If you like the Hot Rod Lincoln "look" using the hard top with the roadster windshield, then the easy way to go is to buy the hardtop from Dan Ruth (Welcome to Innovative Rodding Specialists). I've got one of Dan's hardtops in my garage and the workmanship is superb - will save many hours on bodywork. It came with the mounting hardware to keep the top easily removable. Also, Dan is a great guy who is happy to share his knowledge and experience building these kits. Keith
Yeah I saw that and have read mr dans threads completely. That's definitely an option. But part of this is to prove I can do it. I enjoy the challenge and the work (sick, right? Lol).

But thanks for that. It def on my radar if I ruin mine and need another option.
 

·
Registered
Joined
·
717 Posts
Discussion Starter #26 (Edited)
Here's the other side of going through. I had a chance to run the first part of the front line today. This came out nice, I think. I got my abs systems power brake setup today. It's gonna be a feat to fit it all there behind the dash. I may have to either move the entire pedal box toward the firewall or turn the MC around and do a bell crank to 180* the force from the pedal. A simple stud with a bearing and a 1:1 arm would suffice but I also have to keep the MC low enough for the reservoirs to drain correctly. They are nice polished aluminum. I think illmount them on the firewall and use tubing and AN fittings to run the supply, return and pump supply lines. I'll put pics of hag I end up doing up. Gonna put the body on next and make that decision


 

·
Registered
Joined
·
75 Posts
Lots done today on my first real full day able to work on her!

Finished the firewall with 10-24 button head stainless bolts. Installed the steering column and shaft, the power steering unit but probably have to reclock it later. And started in brake lines. With the right tool, flaring stainless is easy! Got the rear line ran and ran to one side of the rear end. Have to cut the tabs off the rear end to mount the lines solid to. Fwiw, the Eastwood tubing straightener works like a charm!!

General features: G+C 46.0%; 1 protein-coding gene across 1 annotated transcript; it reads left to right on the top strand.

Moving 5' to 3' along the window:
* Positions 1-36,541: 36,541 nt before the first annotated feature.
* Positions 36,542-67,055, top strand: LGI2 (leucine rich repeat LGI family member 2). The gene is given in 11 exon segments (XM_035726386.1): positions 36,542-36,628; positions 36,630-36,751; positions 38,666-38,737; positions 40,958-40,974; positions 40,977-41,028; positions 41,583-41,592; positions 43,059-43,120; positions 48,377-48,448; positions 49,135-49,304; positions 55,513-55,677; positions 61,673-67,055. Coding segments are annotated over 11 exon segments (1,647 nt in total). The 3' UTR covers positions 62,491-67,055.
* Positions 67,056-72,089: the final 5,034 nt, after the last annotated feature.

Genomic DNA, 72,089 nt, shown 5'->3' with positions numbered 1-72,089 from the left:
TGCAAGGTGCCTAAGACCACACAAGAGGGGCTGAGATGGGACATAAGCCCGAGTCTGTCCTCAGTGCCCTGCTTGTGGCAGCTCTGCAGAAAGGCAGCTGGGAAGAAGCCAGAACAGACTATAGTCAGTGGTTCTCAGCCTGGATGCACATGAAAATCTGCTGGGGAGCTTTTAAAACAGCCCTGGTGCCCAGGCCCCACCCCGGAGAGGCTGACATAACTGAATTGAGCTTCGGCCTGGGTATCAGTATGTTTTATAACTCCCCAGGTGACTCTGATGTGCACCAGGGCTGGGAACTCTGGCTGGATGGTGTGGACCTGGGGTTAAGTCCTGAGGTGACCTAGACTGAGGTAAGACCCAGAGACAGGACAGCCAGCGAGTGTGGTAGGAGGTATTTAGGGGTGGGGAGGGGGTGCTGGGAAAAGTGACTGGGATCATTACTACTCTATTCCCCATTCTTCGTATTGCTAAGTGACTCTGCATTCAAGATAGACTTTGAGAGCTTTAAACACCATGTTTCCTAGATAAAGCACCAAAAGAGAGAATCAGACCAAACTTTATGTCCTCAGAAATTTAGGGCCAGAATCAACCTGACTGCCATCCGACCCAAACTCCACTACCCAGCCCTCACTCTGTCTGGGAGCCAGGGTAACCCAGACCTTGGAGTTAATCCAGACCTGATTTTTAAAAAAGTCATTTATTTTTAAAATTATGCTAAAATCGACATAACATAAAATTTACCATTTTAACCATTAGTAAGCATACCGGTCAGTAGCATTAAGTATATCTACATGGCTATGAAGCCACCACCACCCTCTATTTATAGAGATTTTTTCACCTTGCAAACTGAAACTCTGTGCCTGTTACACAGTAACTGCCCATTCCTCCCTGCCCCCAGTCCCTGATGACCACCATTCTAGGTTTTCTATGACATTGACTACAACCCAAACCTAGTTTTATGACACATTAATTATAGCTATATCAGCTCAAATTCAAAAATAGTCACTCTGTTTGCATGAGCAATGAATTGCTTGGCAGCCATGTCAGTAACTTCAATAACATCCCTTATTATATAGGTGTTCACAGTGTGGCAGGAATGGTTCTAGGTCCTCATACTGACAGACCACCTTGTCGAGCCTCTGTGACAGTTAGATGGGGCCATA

What brand and model# tools did you use for tubing?
 

·
Registered
Joined
·
366 Posts
Looking great and moving along fast.
I see you are riveting screwing etc, are you making it where it will all come apart later for powdercoating the frame?
 

·
Registered
Joined
·
717 Posts
Discussion Starter #29 (Edited)
Looking great and moving along fast.
I see you are riveting screwing etc, are you making it where it will all come apart later for powdercoating the frame?
Don, I bolted the firewall on but most of it will only be riveted (or cleco'd or screwed) every few holes. I'll drill them all. I am not sealing anything on or mounting anything permanent (save a few rivets maybe) so I can take apart to finish it. Thanks!

Today, I finished the brake lines except for the axle end flex hoses. The ones I bought are too short and 45* ends will work better. Then I started on the master cylinder. I have the abs systems power brake kit. The two people I talked to used bell crank to change the direction to fit the MC. I put the body on and measures the room I had and opted to attempt to install backwards. I had 13" to the firewall tubing. I moved the pedal box forward, cut off the brackets for the wilwood cylinders. Then I threw the brake pedal out and moved the clutch pedal over to use. I drilled and tapped the end to fit the abs cylinder rod threads and screwed it in. Once I got the basics there, I ground out some more aluminum to move it forward a bit more and allow me to raise the brake pedal a bit more. Next, I put the body on again and checked fit. It fits! It's tight but works fine. So I ground a little more to improve fit and pedal placement a bit more. Then I made two angle brackets to bolt it to. One will be double bolted to the box and the other bolted to the box bolt and welded to the frame. I also have some gussets cut to add to the sides of each bracket to improve strength and I will add a bracket to put all 4 pedal box bolts in. I think it should work wonderfully once finished.

A couple of brake line pics just for novelty, and the last is the master cylinder mount work in progress. This is the abs 6 3/4" MC. I don't think the long one would fit. The reservoirs will be on the firewall with an lines to feed the MC, pump and overflow to tank.



 

·
Registered
Joined
·
717 Posts
Discussion Starter #32 (Edited)